Specific Volume
The specific volume is an intensive property characteristic of each element or material. It is defined
mathematically as the relation between the volume occupied by a certain amount of matter (a
kilogram or a gram); in other words, it is the reciprocal of density.

Where:
• V: Volume
• M: Mass
• ρ: Density of the material.
It is expressed in units of volume on units of mass. Ex: m3 / kg or ft3 / lb.
Viscosity
The real fluids are characterized by having a resistance to flow called viscosity. That means that in
practice to maintain the speed in a liquid it is necessary to apply a force or pressure, and if this force
ceases the movement of the fluid eventually ceases after a finite time. The viscosity of a liquid
increases as the number of moles increases and decreases as the temperature increases. Viscosity is
a measure of the resistance to displacement of a fluid when there is a difference in pressure. When a
liquid or gas flows, it is assumed that there is a stationary layer, liquid or gas, adhered to the surface
of the material through which the flow occurs. The second layer rubs with the superficial adhesion
and the second with a third and so on. This rubbing between the successive layers is responsible for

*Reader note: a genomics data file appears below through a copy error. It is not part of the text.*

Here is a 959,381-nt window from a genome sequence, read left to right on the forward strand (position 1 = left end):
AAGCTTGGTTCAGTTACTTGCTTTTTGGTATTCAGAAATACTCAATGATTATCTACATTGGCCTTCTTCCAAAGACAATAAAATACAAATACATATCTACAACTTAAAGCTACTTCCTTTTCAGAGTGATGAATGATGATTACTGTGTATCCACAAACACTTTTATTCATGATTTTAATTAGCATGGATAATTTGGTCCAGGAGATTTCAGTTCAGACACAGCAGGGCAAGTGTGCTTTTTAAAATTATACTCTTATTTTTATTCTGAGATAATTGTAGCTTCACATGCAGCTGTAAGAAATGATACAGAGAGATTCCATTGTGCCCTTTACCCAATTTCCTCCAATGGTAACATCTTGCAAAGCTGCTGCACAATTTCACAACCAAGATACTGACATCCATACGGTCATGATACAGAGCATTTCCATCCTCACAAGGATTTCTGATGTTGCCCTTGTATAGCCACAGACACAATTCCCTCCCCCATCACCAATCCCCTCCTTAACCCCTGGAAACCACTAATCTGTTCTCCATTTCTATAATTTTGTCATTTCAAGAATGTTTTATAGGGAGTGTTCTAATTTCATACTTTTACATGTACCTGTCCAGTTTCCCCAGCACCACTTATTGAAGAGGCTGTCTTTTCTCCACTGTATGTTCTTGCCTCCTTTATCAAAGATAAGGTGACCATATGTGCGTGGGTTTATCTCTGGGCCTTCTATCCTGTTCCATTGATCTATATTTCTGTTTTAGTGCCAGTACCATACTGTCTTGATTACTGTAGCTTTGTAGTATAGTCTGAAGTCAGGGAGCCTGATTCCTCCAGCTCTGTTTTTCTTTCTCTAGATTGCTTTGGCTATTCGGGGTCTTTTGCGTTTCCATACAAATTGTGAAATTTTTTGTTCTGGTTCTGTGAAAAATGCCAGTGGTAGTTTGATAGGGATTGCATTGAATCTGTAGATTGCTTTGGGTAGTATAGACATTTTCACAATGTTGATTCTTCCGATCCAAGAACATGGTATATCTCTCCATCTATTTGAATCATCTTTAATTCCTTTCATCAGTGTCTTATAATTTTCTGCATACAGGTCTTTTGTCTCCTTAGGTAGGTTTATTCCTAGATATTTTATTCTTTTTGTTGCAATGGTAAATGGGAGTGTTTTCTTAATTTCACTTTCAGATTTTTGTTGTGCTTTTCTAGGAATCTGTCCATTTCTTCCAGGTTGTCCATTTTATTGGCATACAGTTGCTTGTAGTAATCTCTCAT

the opposition to the flow or is responsible for the viscosity.

This procedure consists of measuring the time it takes to descend each liquid a distance through a
small capillary glass tube because of an unknown pressure difference. Analogously to the densities,
the time is measured for the water, whose viscosity is known (varies according to the measured
temperature), so that from the relative viscosity the viscosity of each liquid can be obtained
Viscosity depends on two important factors:

• Cohesion forces between molecules

• The speed of transfer of molecular movement amount

Therefore, it is directly dependent on the density of the substance. When the temperature of a
liquid increases, the kinetic energy of its molecules increases and, therefore, the cohesion forces
decrease in magnitude

Therefore, the greater the intermolecular forces of a liquid, the more difficult it is for molecules to
move among themselves, therefore, the substance is more viscous. Also, liquids that are formed by
long, flexible molecules that can bend and become entangled with each other are more viscous.
III. Procedures
Volumetric method
Start.
He drank a Beaker and dried himself completely.
The Beaker was weighed with the help of a scale.
This process was repeated as many times as necessary in practice.
The Beaker is fired with the volume of the known fluid.
The Beaker was filled with fluid with a known volume, for which purpose a graduated cylinder was
used.
The temperature of the fluid was taken.
End.
Eureka Can Method